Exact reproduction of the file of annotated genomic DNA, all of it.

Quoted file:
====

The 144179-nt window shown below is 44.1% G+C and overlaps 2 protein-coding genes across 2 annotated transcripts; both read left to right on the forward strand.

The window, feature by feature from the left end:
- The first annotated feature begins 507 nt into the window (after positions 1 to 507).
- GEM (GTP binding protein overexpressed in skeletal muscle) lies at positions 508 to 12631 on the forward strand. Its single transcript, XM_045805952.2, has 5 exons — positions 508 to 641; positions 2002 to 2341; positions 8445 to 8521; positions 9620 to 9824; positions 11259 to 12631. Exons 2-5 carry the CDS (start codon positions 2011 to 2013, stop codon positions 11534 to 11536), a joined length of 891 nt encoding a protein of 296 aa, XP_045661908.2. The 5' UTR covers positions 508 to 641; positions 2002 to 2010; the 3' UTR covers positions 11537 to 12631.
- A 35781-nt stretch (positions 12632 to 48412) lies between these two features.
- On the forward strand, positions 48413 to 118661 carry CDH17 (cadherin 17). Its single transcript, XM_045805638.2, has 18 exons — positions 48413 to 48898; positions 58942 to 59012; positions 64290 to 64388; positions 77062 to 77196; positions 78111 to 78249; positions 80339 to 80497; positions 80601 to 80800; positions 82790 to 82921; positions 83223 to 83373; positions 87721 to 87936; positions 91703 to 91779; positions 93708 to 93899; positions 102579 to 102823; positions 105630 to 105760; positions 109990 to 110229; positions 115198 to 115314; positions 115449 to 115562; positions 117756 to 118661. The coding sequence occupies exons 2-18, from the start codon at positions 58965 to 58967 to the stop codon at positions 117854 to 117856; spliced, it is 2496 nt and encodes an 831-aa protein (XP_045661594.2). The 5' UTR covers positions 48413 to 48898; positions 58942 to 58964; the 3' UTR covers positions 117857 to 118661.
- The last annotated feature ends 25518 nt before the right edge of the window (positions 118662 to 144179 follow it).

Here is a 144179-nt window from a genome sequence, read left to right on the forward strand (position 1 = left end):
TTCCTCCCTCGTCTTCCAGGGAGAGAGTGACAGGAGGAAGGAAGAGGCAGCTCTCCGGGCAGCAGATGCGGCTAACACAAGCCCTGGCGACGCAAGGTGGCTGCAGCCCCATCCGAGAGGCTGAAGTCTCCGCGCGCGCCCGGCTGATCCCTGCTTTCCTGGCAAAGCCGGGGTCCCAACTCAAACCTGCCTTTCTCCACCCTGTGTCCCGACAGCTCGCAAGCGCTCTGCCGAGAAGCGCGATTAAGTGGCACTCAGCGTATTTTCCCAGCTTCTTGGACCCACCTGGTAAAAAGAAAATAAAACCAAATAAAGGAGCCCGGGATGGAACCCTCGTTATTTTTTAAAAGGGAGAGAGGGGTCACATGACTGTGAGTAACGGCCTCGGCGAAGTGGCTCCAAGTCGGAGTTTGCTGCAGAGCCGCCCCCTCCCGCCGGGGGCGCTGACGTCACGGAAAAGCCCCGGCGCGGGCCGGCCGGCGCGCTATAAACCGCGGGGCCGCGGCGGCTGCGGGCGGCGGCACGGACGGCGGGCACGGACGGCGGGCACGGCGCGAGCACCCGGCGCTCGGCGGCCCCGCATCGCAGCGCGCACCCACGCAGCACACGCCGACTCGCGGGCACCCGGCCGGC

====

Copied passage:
The 144179-nt window shown below is 44.1% G+C and overlaps 2 protein-coding genes across 2 annotated transcripts; both read left to right on the forward strand.

The window, feature by feature from the left end:
- The first annotated feature begins 507 nt into the window (after positions 1 to 507).
- GEM (GTP binding protein overexpressed in skeletal muscle) lies at positions 508 to 12631 on the forward strand. Its single transcript, XM_045805952.2, has 5 exons — positions 508 to 641; positions 2002 to 2341; positions 8445 to 8521; positions 9620 to 9824; positions 11259 to 12631. Exons 2-5 carry the CDS (start codon positions 2011 to 2013, stop codon positions 11534 to 11536), a joined length of 891 nt encoding a protein of 296 aa, XP_045661908.2. The 5' UTR covers positions 508 to 641; positions 2002 to 2010; the 3' UTR covers positions 11537 to 12631.
- A 35781-nt stretch (positions 12632 to 48412) lies between these two features.
- On the forward strand, positions 48413 to 118661 carry CDH17 (cadherin 17). Its single transcript, XM_045805638.2, has 18 exons — positions 48413 to 48898; positions 58942 to 59012; positions 64290 to 64388; positions 77062 to 77196; positions 78111 to 78249; positions 80339 to 80497; positions 80601 to 80800; positions 82790 to 82921; positions 83223 to 83373; positions 87721 to 87936; positions 91703 to 91779; positions 93708 to 93899; positions 102579 to 102823; positions 105630 to 105760; positions 109990 to 110229; positions 115198 to 115314; positions 115449 to 115562; positions 117756 to 118661. The coding sequence occupies exons 2-18, from the start codon at positions 58965 to 58967 to the stop codon at positions 117854 to 117856; spliced, it is 2496 nt and encodes an 831-aa protein (XP_045661594.2). The 5' UTR covers positions 48413 to 48898; positions 58942 to 58964; the 3' UTR covers positions 117857 to 118661.
- The last annotated feature ends 25518 nt before the right edge of the window (positions 118662 to 144179 follow it).

Here is a 144179-nt window from a genome sequence, read left to right on the forward strand (position 1 = left end):
TTCCTCCCTCGTCTTCCAGGGAGAGAGTGACAGGAGGAAGGAAGAGGCAGCTCTCCGGGCAGCAGATGCGGCTAACACAAGCCCTGGCGACGCAAGGTGGCTGCAGCCCCATCCGAGAGGCTGAAGTCTCCGCGCGCGCCCGGCTGATCCCTGCTTTCCTGGCAAAGCCGGGGTCCCAACTCAAACCTGCCTTTCTCCACCCTGTGTCCCGACAGCTCGCAAGCGCTCTGCCGAGAAGCGCGATTAAGTGGCACTCAGCGTATTTTCCCAGCTTCTTGGACCCACCTGGTAAAAAGAAAATAAAACCAAATAAAGGAGCCCGGGATGGAACCCTCGTTATTTTTTAAAAGGGAGAGAGGGGTCACATGACTGTGAGTAACGGCCTCGGCGAAGTGGCTCCAAGTCGGAGTTTGCTGCAGAGCCGCCCCCTCCCGCCGGGGGCGCTGACGTCACGGAAAAGCCCCGGCGCGGGCCGGCCGGCGCGCTATAAACCGCGGGGCCGCGGCGGCTGCGGGCGGCGGCACGGACGGCGGGCACGGACGGCGGGCACGGCGCGAGCACCCGGCGCTCGGCGGCCCCGCATCGCAGCGCGCACCCACGCAGCACACGCCGACTCGCGGGCACCCGGCCGGC